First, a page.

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c33 - Chemistry 9thEdition CHAPTER2 Atoms Molecules and...

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Chemistry  9 th Edition CHAPTER 2 Atoms, Molecules and Ions Lectures written by John Mitchell
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The least you need to know for CH 2 Atoms, Molecules, and Ions Chapter Two-Atoms, Molecules, and Ions 2.1 The Atomic Theory 2.2 The Structure of the Atom 2.3 Atomic Number, Mass Number, and Isotopes and their calculations 2.4 The Periodic Table 2.5 Molecules and Ions 2.6 Chemical Formulas 2.7 Naming Compounds (Ionic, molecular and common names) 2.8 Introduction to Organic Compounds
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Chapter 2 Atomic Structure: Key concepts and calculations you must be able to do from CH 2 Key concepts and calculations you must be able to do from CH 2: Historical perspectives: Read these and make sure that you are not just accepting them. I will not ask any history questions but you need to really know that electrons, protons and neutrons exist. Experiments by Rutherford, Chadwick, Millikan and Thomson
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Chapter 2 Atomic Structure: Key concepts and calculations you must be able to do from CH 2 Average Atomic weight not a math average but a weighted average Periodic Table Groups Families Metals, nonmetals, metalloids Diatomics (7) you must know H 2 , N 2 , O 2 , F 2 , Cl 2 , Br 2 , I 2 (Sulfur is S 8 , Phosphorus is P 4 ) Nomenclature MUST KNOW!
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Dalton’s Atomic Theory (1808) 1. Elements are composed of extremely small particles called atoms . 1. All atoms of a given element are identical, having the same size, mass and chemical properties. The atoms of one element are different from the atoms of all other elements. 2. Compounds are composed of atoms of more than one element. In any compound, the ratio of the numbers of atoms of any two of the elements present is either an integer or a simple fraction. 3. A chemical reaction involves only the separation, combination, or rearrangement of atoms; it does not result in their creation or destruction. 2.1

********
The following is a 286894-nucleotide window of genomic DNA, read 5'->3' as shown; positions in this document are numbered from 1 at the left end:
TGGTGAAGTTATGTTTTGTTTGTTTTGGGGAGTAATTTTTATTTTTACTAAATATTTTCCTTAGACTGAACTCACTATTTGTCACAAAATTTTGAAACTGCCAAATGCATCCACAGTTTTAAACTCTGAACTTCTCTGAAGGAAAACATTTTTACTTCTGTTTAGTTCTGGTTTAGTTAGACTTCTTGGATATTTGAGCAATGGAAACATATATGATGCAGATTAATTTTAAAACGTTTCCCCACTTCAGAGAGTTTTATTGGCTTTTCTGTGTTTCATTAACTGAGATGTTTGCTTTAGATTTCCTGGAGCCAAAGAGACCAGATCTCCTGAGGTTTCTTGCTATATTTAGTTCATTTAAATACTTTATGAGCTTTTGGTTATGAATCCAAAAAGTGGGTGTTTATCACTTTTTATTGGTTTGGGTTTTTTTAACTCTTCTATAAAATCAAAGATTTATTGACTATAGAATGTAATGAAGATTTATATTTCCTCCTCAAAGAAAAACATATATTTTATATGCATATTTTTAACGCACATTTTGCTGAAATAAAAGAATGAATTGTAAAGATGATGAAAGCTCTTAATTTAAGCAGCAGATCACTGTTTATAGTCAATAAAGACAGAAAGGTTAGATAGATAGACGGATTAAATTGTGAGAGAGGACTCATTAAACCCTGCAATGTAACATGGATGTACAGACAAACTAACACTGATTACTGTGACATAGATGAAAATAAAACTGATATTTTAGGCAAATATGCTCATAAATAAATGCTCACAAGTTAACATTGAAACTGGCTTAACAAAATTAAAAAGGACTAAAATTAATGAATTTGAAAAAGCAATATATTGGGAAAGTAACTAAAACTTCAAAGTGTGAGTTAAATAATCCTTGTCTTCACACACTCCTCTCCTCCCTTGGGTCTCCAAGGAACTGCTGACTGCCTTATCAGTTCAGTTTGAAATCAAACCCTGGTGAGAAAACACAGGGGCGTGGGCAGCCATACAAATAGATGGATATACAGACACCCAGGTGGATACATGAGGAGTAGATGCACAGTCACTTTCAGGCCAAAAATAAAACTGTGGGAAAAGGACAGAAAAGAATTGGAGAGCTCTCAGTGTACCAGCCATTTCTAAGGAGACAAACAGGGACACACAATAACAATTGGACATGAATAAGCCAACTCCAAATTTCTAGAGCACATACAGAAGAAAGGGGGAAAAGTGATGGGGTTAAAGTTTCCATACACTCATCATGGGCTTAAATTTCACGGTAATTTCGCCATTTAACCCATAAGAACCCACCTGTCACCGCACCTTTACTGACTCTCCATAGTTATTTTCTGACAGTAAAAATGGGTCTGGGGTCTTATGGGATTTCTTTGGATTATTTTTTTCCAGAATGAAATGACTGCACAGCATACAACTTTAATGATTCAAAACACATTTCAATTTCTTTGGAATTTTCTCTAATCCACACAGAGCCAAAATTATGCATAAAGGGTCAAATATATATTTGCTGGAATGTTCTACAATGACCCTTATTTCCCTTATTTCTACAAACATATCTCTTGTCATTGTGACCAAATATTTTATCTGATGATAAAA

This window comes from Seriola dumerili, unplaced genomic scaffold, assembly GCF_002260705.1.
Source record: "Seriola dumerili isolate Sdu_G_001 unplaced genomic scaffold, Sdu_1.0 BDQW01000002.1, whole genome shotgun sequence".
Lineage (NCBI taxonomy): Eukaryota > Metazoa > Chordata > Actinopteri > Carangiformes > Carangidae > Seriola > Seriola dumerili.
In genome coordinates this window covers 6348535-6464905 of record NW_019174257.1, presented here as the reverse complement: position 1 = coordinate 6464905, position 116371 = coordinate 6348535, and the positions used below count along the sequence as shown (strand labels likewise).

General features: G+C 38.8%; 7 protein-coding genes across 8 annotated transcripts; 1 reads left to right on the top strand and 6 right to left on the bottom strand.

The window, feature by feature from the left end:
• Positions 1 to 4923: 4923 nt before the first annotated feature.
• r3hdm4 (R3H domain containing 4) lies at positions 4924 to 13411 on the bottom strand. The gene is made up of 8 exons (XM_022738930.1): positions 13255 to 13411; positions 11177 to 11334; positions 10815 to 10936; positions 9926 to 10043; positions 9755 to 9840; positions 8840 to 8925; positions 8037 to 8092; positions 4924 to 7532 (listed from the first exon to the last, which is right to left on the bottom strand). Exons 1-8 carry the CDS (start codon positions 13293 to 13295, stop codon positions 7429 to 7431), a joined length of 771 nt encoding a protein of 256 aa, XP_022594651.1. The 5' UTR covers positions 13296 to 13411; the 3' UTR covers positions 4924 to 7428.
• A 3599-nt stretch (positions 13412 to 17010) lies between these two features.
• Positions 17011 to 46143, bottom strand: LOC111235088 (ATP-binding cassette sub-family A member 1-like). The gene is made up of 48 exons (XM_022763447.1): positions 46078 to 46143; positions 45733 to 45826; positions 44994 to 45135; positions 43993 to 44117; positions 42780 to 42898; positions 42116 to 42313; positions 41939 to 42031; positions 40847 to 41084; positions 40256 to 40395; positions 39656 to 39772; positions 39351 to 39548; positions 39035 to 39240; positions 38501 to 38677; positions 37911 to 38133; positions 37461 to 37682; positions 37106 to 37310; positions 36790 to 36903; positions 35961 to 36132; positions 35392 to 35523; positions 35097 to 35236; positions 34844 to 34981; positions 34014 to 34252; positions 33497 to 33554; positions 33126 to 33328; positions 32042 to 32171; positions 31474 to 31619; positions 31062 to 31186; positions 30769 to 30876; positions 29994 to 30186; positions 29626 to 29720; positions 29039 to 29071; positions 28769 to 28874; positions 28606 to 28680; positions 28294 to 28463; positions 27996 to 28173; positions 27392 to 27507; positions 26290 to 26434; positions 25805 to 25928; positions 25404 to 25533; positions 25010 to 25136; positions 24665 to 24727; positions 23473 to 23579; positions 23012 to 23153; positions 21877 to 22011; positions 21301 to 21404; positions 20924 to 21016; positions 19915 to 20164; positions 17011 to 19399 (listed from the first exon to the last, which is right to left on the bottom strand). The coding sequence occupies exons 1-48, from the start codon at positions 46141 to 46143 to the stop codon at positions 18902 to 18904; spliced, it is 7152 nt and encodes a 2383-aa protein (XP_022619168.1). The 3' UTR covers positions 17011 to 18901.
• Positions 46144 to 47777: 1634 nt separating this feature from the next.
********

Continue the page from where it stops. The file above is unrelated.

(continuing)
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2 2.1 Dalton’s Atomic Theory
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8 X 2 Y 16 X 8 Y + 2.1
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J.J. Thomson, measured mass/charge of e - (1906 Nobel Prize in Physics) 2.2
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Cathode Ray Tube 2.2
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e - charge = -1.60 x 10 -19 C Thomson’s charge/mass of e - = -1.76 x 10 8 C/g e - mass = 9.10 x 10 -28 g Measured mass of e - (1923 Nobel Prize in Physics) 2.2
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(Uranium compound) 2.2
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2.2
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1. atoms positive charge is concentrated in the nucleus 1. proton (p) has opposite (+) charge of electron (-) 2. mass of p is 1840 x mass of e - (1.67 x 10 -24 g) α particle velocity ~ 1.4 x 10 7 m/s (~5% speed of light) (1908 Nobel Prize in Chemistry) 2.2
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atomic radius ~ 100 pm = 1 x 10 -10 m nuclear radius ~ 5 x 10 -3 pm = 5 x 10 -15 m Rutherford’s Model of the Atom 2.2 “If the atom is the Houston Astrodome, then the nucleus is a marble on the 50-yard line.”
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Chadwick’s Experiment (1932) (1935 Noble Prize in Physics) H atoms - 1 p; He atoms - 2 p mass He/mass H should = 2 measured mass He/mass H = 4 α + 9 Be 1 n + 12 C + energy neutron (n) is neutral (charge = 0) n mass ~ p mass = 1.67 x 10 -24 g 2.2
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mass p = mass n = 1840 x mass e - 2.2
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Atomic number (Z) = number of protons in nucleus Mass number (A) = number of protons + number of neutrons = atomic number (Z) + number of neutrons Isotopes are atoms of the same element (X) with different numbers of neutrons in their nuclei X A Z H 1 1 H (D) 2 1 H (T) 3 1 U 235 92 U 238 92 Mass Number Atomic Number Element Symbol 2.3 Atomic number, Mass number and Isotopes
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2.3 The Isotopes of Hydrogen
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